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teal the pentagon is bracing for $500 billion but that is over the next decade and raises questions how military leaders plan to keep the nation safe. >> last friday when president obama rolled out his new plan for steering us away from the fiscal cliff there was word he did not say, that word was, sequester, the sequester would automatically cut more than a hundred billion from the budget next year, half from domestic programs and half from defense programs. as the deadline draws close, experts are looking at national security standpoint and warning one final time about the impact on the safety of our service members. >> it's going to affect the operational force that is deployed in terms of its ability to maintain equipment, to get repair parts. that force is delayed around the world, not just the force in afghanistan that is being reduced. it would impact on the training of the force and preparedness. >> reporter: white house officials say it's unclear what is going to happen. on friday john mccain said he doesn't see how a deal gets done without addressing the cuts. >> a lot of defe
part of some last-second deal. hit the defense department. but the pentagon's real problem is not those cuts, but the ones that are going to be coming over the next decade. we talked to military contractors, top officials at the pentagon. they see a long period of downward decline. that after the war in afghanistan, there's going to be a period of austerity. they're calling it -- they have a term around the pentagon, a very graphic self-amputation as they cut back over the years. and this was one of the reasons that president obama had, at the top of his short list, the former republican senator, still a republican, chuck hagel of nebraska. he's somebody who's talked about the pentagon as being bloated, had very specific ideas about how to cut it. but mike, sam, the table, we're hearing that that trial balloon has been popped. that senator hagel has a possibility for secretary of defense, has really lost a lot of altitude. and what they discovered was, there's not a natural constituency for him. republicans, as you guys know, have fought with him over the years. he was against the war i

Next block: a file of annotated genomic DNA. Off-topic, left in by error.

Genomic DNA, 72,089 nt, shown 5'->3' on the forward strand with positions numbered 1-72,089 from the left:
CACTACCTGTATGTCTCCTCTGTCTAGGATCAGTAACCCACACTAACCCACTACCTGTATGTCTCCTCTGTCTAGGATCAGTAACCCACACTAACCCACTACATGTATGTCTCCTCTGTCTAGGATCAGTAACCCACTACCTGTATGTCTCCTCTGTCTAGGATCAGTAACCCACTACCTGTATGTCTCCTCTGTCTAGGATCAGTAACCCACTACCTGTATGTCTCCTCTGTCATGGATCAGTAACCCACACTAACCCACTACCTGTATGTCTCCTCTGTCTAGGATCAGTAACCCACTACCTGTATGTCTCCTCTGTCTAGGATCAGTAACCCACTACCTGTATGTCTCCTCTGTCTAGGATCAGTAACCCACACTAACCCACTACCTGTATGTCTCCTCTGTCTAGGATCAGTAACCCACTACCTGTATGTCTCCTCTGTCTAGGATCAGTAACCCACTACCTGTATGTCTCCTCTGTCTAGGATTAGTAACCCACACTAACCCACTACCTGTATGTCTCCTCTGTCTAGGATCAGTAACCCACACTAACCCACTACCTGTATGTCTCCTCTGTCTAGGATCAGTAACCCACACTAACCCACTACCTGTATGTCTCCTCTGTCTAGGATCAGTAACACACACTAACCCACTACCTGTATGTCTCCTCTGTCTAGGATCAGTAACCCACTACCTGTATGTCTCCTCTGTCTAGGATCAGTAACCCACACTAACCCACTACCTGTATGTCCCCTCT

, it is not a philanthropic act on the pentagon's part to instruct boeing to build. -- to build in the deficit areas of the u.s. it is pragmatic. the united states federal government -- unless europe is dollarized, unless they do not have dollars to spend purchasing -- unless those who do not have dollars are given dollars to spend purchasing, the net exports of those who have surpluses, then they will stop having surplus. this is the surplus recycling mechanism. thus, we have the 20 years of the golden age. the 1950's and the 1960's. a period of immense stability very low inflation. very low unemployment. universal growth. we had other problems. the lease from the macroeconomic point of view, it was a golden age. why did it end? because the global surplus of recycling mechanism could no longer be sustained. why? because the united states stopped having a surplus by the end of the 1960's. how can you recycle surplus if you cannot have it. -- if you do not have it? enter a young turk in 1971. actually, he was the american, but you know what i mean. well, paul volcker -- that name may ring a bell. in 1971, pau
Search Results 0 to 2 of about 3